Like Olivia, he made no manual backup of his list. So John had no choice but to begin building his list from scratch. John said that it’s the loss of time spent time constructing the list and the abrupt stop of information to his contacts that caused him distress. He added, “We lost a powerful marketing tool and connection with fans of the business”.
Why Doesn’t Mailchimp Backup My Email List?
Established SaaS companies like Mailchimp work hard to prevent system-wide data disasters. However, most cloud platforms follow the Shared Responsibility Model for data protection. This means they have limitations surrounding the data they protect and backup. While Mailchimp protects the infrastructure that powers its software, you are responsible for backing up and securing your own account-level data.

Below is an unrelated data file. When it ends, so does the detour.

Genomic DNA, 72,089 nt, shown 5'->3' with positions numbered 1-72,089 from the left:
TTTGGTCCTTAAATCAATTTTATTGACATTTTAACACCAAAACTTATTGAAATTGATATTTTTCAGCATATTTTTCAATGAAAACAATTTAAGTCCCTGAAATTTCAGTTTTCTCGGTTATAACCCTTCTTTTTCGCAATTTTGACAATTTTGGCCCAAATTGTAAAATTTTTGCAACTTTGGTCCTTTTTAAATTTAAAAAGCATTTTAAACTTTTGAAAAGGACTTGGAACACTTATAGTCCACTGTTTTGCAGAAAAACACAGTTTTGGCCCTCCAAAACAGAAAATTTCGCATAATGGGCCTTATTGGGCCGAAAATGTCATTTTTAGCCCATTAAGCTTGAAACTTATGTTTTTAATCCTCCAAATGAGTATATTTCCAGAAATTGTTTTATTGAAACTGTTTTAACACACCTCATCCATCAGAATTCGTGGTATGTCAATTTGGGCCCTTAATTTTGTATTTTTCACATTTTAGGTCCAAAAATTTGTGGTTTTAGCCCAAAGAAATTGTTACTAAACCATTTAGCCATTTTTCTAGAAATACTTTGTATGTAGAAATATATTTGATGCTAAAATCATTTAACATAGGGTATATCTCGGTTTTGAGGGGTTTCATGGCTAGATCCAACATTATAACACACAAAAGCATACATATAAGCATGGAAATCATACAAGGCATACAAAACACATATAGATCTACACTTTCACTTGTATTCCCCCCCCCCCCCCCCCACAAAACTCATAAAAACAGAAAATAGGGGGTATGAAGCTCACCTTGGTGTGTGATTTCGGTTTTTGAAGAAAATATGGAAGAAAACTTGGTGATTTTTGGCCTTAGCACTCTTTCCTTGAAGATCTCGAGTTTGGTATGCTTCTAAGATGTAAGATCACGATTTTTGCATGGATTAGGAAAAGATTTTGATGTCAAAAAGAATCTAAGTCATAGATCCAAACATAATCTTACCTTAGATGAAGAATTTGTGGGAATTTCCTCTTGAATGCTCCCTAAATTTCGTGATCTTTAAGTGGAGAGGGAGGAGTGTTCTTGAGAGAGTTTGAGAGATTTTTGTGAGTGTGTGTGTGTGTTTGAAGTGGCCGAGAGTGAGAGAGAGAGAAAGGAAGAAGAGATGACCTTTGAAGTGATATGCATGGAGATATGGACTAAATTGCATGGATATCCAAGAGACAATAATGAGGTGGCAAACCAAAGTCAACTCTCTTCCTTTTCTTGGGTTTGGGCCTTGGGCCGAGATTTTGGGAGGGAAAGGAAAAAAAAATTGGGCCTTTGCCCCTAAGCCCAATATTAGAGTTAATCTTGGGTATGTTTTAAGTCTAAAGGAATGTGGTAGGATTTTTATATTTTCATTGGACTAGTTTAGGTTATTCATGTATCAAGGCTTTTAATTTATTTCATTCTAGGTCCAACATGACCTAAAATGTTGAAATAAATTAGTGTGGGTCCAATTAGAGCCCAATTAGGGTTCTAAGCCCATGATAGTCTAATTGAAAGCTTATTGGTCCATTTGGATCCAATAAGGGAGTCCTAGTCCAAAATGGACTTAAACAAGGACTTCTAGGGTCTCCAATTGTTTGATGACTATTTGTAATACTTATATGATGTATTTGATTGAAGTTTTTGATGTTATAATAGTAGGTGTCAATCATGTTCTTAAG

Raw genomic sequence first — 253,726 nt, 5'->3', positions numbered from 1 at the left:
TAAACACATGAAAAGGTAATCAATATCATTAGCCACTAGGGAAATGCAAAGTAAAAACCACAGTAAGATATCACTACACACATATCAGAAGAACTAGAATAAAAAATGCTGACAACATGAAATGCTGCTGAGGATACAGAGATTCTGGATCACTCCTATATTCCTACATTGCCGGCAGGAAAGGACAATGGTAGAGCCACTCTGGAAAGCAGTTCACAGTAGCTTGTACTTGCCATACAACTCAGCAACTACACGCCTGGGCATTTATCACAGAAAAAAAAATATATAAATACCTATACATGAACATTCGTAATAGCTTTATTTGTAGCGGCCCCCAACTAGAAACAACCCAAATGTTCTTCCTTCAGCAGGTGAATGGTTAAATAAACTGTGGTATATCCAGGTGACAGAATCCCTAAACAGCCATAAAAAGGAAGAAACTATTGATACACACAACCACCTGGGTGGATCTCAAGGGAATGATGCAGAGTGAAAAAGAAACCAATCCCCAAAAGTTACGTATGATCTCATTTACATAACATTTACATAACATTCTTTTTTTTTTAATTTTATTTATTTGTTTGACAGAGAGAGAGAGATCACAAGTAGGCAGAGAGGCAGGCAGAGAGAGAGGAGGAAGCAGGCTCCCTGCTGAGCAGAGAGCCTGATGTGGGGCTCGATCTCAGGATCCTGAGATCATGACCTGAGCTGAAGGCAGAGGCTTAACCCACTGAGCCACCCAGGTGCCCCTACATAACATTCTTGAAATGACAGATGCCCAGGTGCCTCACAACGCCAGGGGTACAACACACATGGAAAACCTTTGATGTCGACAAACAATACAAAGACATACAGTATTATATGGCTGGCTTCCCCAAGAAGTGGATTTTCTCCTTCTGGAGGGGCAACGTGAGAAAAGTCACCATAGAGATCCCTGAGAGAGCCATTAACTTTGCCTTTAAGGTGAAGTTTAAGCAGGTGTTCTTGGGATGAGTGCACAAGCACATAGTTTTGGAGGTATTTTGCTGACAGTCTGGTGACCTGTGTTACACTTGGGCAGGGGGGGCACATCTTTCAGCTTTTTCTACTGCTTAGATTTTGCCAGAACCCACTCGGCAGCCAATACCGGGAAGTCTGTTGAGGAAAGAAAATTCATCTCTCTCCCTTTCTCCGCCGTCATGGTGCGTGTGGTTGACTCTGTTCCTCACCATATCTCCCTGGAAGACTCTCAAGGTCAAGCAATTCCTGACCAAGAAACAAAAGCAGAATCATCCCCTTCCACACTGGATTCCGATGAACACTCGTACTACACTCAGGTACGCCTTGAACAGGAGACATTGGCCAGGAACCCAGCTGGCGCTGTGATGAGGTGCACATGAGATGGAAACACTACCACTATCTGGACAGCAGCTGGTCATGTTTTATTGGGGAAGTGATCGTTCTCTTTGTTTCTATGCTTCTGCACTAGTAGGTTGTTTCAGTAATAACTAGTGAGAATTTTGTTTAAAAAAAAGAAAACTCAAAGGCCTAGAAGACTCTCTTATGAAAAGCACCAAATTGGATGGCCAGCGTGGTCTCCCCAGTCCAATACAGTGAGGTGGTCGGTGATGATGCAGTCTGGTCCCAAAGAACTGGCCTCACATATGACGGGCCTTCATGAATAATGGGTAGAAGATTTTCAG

At Rewind, we call this a “micro-backup”. If account-level data or content is accidentally deleted (and not backed-up) platforms cannot “flip a switch” to restore anything; it may be gone forever.
How Do I Protect My List?
The most common way is to export each data set into a CSV file. This manual download is explained in detail by Mailchimp but has its limitations. It is time-consuming and laborious to sift through multiple spreadsheets. And remember, every time a change is made to your list or settings, a new CSV file must be exported. Think about that for a second, the time commitment involved, especially if you are generating hundreds of signups a month.
The other solution is to use a robust tool, like Rewind, which automates the backup process and can bring back an email list in just a few clicks.
Rewind for Mailchimp offers a 7-Day free trial and is available for free for accounts with 4000 subscribers or less. Paid plans start at $5/month.